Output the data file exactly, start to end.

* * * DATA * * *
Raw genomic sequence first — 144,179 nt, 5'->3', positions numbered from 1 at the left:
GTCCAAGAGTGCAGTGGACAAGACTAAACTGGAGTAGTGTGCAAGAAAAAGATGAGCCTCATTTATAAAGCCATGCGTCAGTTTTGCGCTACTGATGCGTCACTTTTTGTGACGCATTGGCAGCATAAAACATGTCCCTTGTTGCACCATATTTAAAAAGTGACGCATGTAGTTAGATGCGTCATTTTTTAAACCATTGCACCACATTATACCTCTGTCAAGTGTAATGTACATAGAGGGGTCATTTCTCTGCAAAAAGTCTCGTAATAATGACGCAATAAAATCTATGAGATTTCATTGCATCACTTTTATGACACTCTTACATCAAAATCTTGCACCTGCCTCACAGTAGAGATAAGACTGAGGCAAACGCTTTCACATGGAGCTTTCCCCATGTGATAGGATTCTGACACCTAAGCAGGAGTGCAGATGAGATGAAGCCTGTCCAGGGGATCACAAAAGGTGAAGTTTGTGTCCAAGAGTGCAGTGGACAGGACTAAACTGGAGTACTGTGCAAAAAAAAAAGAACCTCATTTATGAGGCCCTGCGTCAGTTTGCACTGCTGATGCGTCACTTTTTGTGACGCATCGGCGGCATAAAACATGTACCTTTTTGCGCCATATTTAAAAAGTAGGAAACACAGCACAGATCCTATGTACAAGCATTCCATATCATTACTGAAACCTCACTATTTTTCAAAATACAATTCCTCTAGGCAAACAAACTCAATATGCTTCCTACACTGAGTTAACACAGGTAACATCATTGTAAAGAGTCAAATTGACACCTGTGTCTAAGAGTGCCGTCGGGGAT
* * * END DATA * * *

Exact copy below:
Raw genomic sequence first — 144,179 nt, 5'->3', positions numbered from 1 at the left:
GTCCAAGAGTGCAGTGGACAAGACTAAACTGGAGTAGTGTGCAAGAAAAAGATGAGCCTCATTTATAAAGCCATGCGTCAGTTTTGCGCTACTGATGCGTCACTTTTTGTGACGCATTGGCAGCATAAAACATGTCCCTTGTTGCACCATATTTAAAAAGTGACGCATGTAGTTAGATGCGTCATTTTTTAAACCATTGCACCACATTATACCTCTGTCAAGTGTAATGTACATAGAGGGGTCATTTCTCTGCAAAAAGTCTCGTAATAATGACGCAATAAAATCTATGAGATTTCATTGCATCACTTTTATGACACTCTTACATCAAAATCTTGCACCTGCCTCACAGTAGAGATAAGACTGAGGCAAACGCTTTCACATGGAGCTTTCCCCATGTGATAGGATTCTGACACCTAAGCAGGAGTGCAGATGAGATGAAGCCTGTCCAGGGGATCACAAAAGGTGAAGTTTGTGTCCAAGAGTGCAGTGGACAGGACTAAACTGGAGTACTGTGCAAAAAAAAAAGAACCTCATTTATGAGGCCCTGCGTCAGTTTGCACTGCTGATGCGTCACTTTTTGTGACGCATCGGCGGCATAAAACATGTACCTTTTTGCGCCATATTTAAAAAGTAGGAAACACAGCACAGATCCTATGTACAAGCATTCCATATCATTACTGAAACCTCACTATTTTTCAAAATACAATTCCTCTAGGCAAACAAACTCAATATGCTTCCTACACTGAGTTAACACAGGTAACATCATTGTAAAGAGTCAAATTGACACCTGTGTCTAAGAGTGCCGTCGGGGAT